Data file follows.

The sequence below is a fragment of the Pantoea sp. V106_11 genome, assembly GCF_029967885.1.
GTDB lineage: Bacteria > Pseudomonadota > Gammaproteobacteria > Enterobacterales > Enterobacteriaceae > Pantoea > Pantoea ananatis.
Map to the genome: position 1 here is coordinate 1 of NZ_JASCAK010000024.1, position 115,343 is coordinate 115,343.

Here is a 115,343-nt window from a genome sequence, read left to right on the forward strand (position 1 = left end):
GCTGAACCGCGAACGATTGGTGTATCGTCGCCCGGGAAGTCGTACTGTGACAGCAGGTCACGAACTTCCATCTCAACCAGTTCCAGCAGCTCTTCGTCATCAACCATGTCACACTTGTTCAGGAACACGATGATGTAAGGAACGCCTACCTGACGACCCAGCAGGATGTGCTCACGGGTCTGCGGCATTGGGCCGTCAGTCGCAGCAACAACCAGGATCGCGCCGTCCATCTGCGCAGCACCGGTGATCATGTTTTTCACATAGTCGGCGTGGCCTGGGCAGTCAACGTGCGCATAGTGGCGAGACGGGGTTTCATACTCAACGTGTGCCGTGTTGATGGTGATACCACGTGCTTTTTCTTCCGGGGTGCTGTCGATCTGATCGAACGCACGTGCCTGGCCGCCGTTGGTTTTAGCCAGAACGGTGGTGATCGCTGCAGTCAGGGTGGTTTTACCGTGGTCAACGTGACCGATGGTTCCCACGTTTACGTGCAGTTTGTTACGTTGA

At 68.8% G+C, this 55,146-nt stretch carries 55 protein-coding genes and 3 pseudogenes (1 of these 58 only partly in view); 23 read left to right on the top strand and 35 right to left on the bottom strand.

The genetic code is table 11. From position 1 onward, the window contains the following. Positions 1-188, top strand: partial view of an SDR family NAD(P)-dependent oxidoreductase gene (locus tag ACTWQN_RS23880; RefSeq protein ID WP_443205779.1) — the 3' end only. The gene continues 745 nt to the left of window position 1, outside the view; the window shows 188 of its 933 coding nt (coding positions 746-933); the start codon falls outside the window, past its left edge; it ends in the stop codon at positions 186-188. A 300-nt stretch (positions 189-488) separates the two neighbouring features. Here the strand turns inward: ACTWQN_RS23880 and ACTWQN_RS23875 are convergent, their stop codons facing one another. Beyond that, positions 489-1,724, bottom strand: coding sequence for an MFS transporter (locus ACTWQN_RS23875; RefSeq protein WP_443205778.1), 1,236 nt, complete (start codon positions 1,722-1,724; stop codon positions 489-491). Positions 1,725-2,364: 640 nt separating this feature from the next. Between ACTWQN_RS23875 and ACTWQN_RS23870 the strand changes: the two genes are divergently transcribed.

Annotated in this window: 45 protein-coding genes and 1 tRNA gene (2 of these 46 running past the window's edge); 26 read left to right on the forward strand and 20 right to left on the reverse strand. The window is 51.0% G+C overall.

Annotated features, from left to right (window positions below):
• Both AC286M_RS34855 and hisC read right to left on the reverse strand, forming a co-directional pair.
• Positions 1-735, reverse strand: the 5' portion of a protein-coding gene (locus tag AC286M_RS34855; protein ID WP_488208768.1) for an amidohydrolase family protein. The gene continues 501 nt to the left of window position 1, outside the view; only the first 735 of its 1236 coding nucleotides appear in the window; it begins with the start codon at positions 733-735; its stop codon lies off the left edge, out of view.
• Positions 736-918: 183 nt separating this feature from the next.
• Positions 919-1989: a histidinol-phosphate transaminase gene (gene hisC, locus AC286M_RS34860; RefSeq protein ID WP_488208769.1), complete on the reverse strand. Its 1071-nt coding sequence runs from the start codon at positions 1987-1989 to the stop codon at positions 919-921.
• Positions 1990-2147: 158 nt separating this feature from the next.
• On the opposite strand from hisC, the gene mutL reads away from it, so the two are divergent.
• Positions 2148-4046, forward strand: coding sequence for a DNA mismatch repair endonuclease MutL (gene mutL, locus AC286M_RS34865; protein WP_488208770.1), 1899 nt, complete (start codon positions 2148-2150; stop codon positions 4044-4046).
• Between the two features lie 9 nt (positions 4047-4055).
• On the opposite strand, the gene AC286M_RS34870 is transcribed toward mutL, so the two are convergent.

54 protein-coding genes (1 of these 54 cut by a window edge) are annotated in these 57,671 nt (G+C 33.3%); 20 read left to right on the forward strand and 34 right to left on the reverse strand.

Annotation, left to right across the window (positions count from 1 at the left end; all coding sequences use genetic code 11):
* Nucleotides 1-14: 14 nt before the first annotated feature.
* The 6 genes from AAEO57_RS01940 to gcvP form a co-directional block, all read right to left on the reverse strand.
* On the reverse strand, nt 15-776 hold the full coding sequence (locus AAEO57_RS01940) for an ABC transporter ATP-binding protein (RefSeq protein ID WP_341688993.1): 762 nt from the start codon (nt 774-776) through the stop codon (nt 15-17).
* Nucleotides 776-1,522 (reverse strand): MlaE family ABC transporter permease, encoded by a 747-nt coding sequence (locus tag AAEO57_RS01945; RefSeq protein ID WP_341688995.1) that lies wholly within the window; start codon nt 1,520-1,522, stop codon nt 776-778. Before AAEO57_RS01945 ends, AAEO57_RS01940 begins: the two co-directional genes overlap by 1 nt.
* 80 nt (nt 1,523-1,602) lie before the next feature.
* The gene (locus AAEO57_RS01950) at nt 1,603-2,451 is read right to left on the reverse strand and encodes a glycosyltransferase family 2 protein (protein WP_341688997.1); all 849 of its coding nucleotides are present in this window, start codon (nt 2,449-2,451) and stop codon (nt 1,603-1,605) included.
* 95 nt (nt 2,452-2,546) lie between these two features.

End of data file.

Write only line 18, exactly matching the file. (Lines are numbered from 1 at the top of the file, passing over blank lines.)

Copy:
• On the opposite strand, the gene AC286M_RS34870 is transcribed toward mutL, so the two are convergent.